From left to right, the co-founders of Minute: Erez Eliad, Amit Golan, Maoz Melamed, Nick Laniado and their dog July. From left to right, the co-founders of Minute: Erez Eliad, Amit Golan, Maoz Melamed, Nick Laniado and their dog July. From left to right, the co-founders of Minute: Erez Eliad, Amit Golan, Maoz Melamed, Nick Laniado and their dog July. (Photo: Courtesy Minute)

Tech team creates CliffsNotes for online videos

The Minute app identifies the videos' highlights to shorten into user-friendly trailers.

The idea behind Minute, like all great ideas, is really quite simple.

People like to watch videos online. But most don’t have the time or the inclination to watch a bunch of five-minute videos a day.

So Minute takes those videos, runs them through a program with some kind of a magic algorithm or something and extracts the highlights. Just the best parts.

Think of it like a machine that churns out seconds-long movie trailers, or a CliffsNotes for videos.

“We’re lazy people. We want to get directly to the point, to the punchline of the video,” says Amit Golan, the 29-year-old CEO and co-founder of the Israel-based startup.

Golan and his staff ran tests and looked at statistics before they jumped headlong into the business and found that 93 percent of people, when given a choice between two videos on the same subject, go for the shorter one. From there, Minute took its first steps.

The guts behind the company is that ever-changing, almost magical algorithm that instantly scans video and identifies both the images and the sounds that would most appeal to users. It seems, at first glance, almost eerily accurate.

“It’s not accurate,” Golan says, and by that he means it’s not just accurate. “It’s amazing.”

But … how? How can a software program, even backed by a complex algorithm that is constantly being fed new data and being tweaked and improved, actually pluck the good, throw out the mediocre and compile a seconds-long video that makes sense?

Golan explains it this way: “From 10,000 feet,” he says, laying out a macro view, “it’s computer vision containing image processing and audio processing and stuff like this. Also, we’re using a lot of crowdsourced information, metadata and information that we get from user behavior. That’s basically it.”

In a Twitter and Snapchat world, where standing still means getting run over, Minute lies squarely in a sweet spot. Its technology appeals to a time-crunched, yet virtually insatiable appetite for online videos.

Minute started out by pitching the product to consumers – it’s available now for Android devices and coming soon Apple. But Golan and his co-founders knew that they really had something when some of the biggest news sites in Europe and the U.S. started showing interest.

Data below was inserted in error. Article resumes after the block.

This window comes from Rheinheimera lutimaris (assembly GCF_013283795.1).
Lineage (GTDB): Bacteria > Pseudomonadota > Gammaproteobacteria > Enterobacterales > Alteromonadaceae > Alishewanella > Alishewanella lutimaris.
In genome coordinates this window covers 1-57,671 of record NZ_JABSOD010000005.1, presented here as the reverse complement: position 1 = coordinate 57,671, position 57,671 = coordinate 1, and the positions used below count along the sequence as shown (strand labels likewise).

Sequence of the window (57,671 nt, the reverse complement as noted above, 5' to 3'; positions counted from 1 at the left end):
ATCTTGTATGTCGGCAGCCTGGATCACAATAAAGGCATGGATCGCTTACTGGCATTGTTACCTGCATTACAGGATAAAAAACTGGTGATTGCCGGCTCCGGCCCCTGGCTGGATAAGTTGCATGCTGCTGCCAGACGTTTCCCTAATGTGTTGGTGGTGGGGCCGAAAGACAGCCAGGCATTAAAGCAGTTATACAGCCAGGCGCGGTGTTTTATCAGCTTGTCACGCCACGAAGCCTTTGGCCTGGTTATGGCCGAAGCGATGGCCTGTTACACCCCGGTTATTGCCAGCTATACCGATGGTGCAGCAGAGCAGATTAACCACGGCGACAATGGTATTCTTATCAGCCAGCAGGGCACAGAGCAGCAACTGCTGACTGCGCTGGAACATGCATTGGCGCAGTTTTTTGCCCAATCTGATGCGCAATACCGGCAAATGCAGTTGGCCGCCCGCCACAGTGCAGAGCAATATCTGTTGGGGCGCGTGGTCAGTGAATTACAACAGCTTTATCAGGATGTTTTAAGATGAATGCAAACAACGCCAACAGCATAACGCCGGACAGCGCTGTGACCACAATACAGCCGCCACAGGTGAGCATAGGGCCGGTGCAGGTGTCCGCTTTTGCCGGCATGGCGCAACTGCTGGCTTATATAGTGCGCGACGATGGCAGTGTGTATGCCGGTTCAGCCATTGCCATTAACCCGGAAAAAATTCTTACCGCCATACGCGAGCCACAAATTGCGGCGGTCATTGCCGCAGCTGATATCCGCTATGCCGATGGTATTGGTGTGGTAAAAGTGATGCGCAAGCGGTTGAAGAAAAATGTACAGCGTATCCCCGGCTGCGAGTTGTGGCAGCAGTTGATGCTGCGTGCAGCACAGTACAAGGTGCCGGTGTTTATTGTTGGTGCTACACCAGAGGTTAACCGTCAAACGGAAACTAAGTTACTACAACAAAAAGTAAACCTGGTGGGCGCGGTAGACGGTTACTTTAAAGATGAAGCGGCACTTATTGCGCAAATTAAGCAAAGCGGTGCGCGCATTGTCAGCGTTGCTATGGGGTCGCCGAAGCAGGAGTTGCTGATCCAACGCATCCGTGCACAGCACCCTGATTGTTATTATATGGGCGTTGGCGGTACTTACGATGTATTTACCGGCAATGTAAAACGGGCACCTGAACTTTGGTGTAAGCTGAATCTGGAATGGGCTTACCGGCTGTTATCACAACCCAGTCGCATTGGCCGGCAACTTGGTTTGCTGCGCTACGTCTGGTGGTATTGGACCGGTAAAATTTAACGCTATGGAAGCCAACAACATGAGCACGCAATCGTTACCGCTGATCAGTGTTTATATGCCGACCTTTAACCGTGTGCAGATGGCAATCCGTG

“We went to a couple publishers, we told them this is what we are doing, we showed them the product. And they were like, ‘Say no more,’” Golan told From the Grapevine. “They understood what we were doing, and they were saying, ‘Let us know how much time you need, and we’re in.’

“At that moment, we thought, ‘This is the right product.’ We got the market validation.”

Studies have shown that an overwhelming majority of people prefer to watch shorter videos on their phone.Studies have shown that an overwhelming majority of people prefer to watch shorter videos on their phone. (Photo: Leon Neal/AFP/Getty Images)

Golan is one of four co-founders for the company. He’s known Erez Eliad, who acts as the chief marketing officer, all his life. They got together with Maoz Melamed, the chief technology officer, through Facebook. Designer Nick Laniado joined and provided the first office space – in his house. That was back in 2013.

The company moved to a suite in the Google offices in Tel Aviv, where Golan is a mentor, for nine months. They’ve since moved to a bigger spot in Tel Aviv, to accommodate a staff of 16 – all of them under 40 – and four office dogs. In a few months, they plan to launch their business-side program in full.

It hasn’t always been easy for Minute. But Golan says it’s all been worth it.

“It’s just a roller coaster. Like in any other startup, you have good times and bad times. Hard times that we had to stick together,” Golan says. “I think the most important thing that works for us and works best at the moment, is that we believe that we’re doing a good thing together.”

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